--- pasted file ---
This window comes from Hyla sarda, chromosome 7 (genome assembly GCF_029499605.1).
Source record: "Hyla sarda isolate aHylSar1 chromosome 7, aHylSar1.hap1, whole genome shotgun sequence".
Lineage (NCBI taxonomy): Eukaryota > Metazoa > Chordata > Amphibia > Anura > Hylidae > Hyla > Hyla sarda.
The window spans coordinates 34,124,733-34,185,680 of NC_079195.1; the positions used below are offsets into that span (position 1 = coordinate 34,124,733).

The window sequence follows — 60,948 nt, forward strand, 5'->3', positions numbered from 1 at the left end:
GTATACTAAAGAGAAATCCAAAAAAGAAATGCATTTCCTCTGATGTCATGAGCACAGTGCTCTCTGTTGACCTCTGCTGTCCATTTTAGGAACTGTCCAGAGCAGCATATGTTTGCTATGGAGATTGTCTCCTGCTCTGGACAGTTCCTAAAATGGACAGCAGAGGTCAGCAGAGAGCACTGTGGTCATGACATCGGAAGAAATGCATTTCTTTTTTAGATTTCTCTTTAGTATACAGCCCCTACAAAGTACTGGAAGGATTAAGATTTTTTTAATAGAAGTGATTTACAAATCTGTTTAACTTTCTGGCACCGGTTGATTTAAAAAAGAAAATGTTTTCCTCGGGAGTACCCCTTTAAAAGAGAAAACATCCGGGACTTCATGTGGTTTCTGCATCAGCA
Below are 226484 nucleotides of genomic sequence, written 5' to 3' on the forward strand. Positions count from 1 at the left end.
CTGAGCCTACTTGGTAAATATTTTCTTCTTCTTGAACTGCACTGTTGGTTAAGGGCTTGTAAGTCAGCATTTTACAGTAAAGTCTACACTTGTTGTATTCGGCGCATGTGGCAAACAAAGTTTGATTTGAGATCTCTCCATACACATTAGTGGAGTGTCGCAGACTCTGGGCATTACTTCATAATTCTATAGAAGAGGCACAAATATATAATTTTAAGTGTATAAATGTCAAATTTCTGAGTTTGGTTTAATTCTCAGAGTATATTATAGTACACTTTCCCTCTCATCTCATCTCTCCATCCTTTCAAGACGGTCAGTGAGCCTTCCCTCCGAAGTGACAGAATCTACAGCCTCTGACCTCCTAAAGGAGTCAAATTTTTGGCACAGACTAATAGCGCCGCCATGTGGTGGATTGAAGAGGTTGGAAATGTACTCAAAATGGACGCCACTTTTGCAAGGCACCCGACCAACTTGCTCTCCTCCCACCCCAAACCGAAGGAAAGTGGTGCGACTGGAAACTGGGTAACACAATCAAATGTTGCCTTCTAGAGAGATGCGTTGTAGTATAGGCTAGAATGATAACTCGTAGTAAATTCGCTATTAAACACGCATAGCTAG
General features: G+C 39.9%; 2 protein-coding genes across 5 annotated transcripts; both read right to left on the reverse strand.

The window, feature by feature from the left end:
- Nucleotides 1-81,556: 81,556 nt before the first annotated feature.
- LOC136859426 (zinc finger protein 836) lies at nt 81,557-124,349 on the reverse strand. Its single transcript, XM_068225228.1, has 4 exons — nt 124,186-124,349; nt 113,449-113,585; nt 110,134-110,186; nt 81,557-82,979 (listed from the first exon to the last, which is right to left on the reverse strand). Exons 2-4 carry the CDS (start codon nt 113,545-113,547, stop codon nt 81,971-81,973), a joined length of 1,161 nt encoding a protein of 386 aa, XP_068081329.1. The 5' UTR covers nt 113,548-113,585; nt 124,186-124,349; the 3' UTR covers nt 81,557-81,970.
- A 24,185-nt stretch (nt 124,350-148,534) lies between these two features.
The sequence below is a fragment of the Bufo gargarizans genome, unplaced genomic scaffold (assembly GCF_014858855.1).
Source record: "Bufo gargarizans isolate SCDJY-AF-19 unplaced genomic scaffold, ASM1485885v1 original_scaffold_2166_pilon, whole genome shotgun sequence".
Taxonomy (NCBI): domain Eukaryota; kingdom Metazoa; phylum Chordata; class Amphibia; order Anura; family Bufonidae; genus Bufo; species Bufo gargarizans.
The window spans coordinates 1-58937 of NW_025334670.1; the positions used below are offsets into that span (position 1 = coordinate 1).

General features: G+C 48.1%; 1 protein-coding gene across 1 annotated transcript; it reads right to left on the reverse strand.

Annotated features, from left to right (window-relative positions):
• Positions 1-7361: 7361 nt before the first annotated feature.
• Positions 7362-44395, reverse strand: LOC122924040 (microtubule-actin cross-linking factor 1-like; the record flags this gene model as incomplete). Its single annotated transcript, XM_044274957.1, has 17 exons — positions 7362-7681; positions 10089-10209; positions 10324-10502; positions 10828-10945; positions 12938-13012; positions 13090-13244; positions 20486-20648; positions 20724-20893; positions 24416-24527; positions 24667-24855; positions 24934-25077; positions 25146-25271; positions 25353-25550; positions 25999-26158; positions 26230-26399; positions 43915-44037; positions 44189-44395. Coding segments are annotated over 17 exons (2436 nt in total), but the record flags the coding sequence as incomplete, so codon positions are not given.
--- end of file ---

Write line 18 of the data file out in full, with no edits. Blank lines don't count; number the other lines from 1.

General features: G+C 48.1%; 1 protein-coding gene across 1 annotated transcript; it reads right to left on the reverse strand.